His art has graced one of their Official Rally covers every year since!

Scott with the '95 Sturgis painting which now resides in Switzerland.

As the years have progressed, so has his talent.  Articles, movie features, and interviews have not slowed even though he's become more of a household name.

The fascination people have watching him paint has only grown with the power of the internet and social media.

Looking Back

It's amazing to witness the changes ten years can make in my family's lives.

Scott started off being a Gallery owner and part-time artist in New Jersey and by the end of the decade, he was a full-time artist living in California with licensing agreements with Harley-Davidson, Chevrolet, and Mattel Hot Wheels.

He is an example of what challenging the status quo can create for someone.   By questioning the way things were with Harley-Davidson, he was responsible for founding the Fine Art Program for one of the largest and oldest Motor Companies in the world!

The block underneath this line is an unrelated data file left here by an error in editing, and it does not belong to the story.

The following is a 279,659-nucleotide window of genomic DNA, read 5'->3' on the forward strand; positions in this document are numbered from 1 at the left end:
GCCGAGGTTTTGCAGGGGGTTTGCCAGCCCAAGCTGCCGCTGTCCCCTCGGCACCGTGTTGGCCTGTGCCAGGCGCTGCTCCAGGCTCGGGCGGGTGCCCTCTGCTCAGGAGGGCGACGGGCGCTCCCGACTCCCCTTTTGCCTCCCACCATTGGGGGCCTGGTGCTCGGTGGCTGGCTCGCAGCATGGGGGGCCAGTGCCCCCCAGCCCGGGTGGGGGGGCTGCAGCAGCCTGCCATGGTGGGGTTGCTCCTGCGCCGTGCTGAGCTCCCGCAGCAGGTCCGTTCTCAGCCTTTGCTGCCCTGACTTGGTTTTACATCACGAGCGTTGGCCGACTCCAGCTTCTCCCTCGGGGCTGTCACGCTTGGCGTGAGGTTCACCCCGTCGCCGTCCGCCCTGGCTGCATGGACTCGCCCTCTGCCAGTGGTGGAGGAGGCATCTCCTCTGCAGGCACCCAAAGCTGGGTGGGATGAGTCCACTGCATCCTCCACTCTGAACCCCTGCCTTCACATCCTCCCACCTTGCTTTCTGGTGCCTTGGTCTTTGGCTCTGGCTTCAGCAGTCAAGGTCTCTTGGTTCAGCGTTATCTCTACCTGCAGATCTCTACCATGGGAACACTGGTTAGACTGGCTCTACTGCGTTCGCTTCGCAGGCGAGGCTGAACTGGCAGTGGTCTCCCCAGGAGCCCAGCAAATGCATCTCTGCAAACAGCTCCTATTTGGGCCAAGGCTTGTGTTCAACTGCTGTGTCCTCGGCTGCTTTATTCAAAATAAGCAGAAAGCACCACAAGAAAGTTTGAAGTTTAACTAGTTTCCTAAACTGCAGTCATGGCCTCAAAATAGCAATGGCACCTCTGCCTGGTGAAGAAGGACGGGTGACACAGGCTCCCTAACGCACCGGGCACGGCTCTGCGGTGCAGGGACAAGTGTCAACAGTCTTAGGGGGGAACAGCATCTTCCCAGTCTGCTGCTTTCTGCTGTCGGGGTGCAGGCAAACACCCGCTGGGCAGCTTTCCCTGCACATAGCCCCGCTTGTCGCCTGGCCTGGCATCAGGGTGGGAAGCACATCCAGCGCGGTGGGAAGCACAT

I feel honored to be able to write about the genesis of one of the most famous living artists of our time and I'm even more blessed to call him Dad.

Scott Jacobs with Live to Ride Harley-Davidson painting
Scott with "Live to Ride" original; the painting that started it all.

Thank you for reading!  Your support and comments show that I'm writing about something you enjoy!  If you'd like to know details on the start of another genre or particular painting, leave it in the comments and I'd be happy to consider it!

 

With respect and appreciation,

Olivia

 

TO VIEW SCOTT'S EARLIEST WORKS, CLICK HERE.

Use code lovethe90s for 20% off available Early Works!

25 thoughts on “The Start of Scott’s Career

  1. Kirby Montgomery says:

    Great story telling Olivia! I loved it! Interesting history! One pic with 2 Harleys and family looks like a ’67 Ford Galaxy 500 convertible, and a ’62 Chevrolet Impala convertible, right?

    Best wishes to your family!

    • Olivia Jacobs says:

      Thanks Kirby! It sure is! We still have the Galaxie but sold the Impala because it didn’t have seatbelts and we were little, so Scott wanted us safe.